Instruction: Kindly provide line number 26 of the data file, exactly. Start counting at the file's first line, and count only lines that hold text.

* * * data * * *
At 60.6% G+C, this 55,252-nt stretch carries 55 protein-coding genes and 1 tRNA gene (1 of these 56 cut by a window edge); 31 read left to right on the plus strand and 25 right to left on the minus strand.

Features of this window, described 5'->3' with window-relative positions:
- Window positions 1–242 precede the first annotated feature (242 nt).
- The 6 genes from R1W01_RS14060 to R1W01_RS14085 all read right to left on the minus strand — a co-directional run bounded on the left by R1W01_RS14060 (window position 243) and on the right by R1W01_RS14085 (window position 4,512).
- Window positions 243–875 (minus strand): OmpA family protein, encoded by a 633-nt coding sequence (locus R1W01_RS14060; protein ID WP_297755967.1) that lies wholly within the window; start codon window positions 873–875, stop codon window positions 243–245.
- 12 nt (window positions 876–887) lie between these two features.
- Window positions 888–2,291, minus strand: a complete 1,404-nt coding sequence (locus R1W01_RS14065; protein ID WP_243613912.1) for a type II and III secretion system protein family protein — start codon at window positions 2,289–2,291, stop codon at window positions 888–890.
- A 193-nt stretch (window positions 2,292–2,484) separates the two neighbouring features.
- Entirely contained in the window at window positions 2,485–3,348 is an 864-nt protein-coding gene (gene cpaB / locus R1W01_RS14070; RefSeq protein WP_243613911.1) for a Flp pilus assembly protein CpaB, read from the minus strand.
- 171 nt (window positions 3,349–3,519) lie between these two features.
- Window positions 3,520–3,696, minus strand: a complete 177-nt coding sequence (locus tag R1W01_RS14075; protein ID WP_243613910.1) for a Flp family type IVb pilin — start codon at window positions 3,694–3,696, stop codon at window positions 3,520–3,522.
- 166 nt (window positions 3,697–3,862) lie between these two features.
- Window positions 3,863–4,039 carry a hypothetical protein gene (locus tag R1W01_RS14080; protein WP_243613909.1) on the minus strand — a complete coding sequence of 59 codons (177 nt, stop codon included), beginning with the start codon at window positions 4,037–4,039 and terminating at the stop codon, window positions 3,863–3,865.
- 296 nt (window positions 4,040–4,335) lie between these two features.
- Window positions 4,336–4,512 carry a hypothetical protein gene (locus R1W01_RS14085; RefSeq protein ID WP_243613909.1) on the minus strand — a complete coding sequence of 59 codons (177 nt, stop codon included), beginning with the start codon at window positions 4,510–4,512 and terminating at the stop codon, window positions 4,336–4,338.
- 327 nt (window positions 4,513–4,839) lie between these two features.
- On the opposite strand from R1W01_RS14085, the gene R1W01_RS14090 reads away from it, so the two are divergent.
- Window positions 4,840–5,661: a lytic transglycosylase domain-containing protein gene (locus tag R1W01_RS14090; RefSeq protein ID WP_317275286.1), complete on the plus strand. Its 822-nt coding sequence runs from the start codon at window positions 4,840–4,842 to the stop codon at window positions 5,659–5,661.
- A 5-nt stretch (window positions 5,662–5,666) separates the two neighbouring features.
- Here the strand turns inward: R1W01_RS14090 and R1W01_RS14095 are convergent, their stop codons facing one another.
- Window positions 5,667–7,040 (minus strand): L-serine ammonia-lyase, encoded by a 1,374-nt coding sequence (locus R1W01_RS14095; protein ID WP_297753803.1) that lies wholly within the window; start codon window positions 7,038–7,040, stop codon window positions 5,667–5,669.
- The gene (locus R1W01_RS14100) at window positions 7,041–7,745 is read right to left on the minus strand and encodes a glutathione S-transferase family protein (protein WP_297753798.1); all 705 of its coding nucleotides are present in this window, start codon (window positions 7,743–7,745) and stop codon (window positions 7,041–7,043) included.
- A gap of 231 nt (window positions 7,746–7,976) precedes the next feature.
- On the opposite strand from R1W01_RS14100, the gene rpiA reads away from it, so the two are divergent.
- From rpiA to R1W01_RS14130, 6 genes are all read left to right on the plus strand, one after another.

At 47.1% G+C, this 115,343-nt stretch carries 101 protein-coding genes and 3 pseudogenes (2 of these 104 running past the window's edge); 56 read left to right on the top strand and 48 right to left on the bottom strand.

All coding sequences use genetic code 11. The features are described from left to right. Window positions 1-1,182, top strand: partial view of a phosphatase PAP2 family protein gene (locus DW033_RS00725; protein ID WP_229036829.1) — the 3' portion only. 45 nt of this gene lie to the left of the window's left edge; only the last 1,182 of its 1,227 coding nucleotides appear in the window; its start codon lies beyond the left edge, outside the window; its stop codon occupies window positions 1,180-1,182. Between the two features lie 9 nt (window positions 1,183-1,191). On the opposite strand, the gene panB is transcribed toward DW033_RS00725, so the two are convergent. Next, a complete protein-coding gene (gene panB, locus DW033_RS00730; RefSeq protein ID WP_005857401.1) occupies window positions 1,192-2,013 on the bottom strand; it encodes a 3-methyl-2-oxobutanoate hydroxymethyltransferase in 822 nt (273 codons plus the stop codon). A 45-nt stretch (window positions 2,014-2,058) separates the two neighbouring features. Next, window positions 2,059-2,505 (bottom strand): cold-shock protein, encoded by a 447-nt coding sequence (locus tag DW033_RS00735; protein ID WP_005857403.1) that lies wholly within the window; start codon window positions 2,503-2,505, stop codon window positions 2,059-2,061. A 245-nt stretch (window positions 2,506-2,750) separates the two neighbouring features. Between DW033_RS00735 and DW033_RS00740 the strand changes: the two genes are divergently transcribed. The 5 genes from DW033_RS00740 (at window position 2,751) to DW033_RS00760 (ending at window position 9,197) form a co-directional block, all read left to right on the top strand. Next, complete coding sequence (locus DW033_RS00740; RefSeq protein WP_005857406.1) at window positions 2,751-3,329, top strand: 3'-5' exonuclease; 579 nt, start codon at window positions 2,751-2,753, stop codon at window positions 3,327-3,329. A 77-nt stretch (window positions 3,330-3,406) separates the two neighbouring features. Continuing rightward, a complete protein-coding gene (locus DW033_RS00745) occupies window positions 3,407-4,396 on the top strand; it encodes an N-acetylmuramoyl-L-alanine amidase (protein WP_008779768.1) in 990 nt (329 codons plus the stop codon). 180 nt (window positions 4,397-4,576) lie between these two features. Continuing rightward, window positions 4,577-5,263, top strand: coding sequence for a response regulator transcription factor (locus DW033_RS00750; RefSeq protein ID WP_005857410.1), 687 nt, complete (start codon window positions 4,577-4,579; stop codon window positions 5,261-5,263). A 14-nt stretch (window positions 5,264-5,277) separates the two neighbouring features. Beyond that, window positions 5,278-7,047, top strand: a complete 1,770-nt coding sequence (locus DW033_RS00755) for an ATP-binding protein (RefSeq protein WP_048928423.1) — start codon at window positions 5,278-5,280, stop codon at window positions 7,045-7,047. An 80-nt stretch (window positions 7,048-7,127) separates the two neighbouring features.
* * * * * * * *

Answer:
At 47.1% G+C, this 115,343-nt stretch carries 101 protein-coding genes and 3 pseudogenes (2 of these 104 running past the window's edge); 56 read left to right on the top strand and 48 right to left on the bottom strand.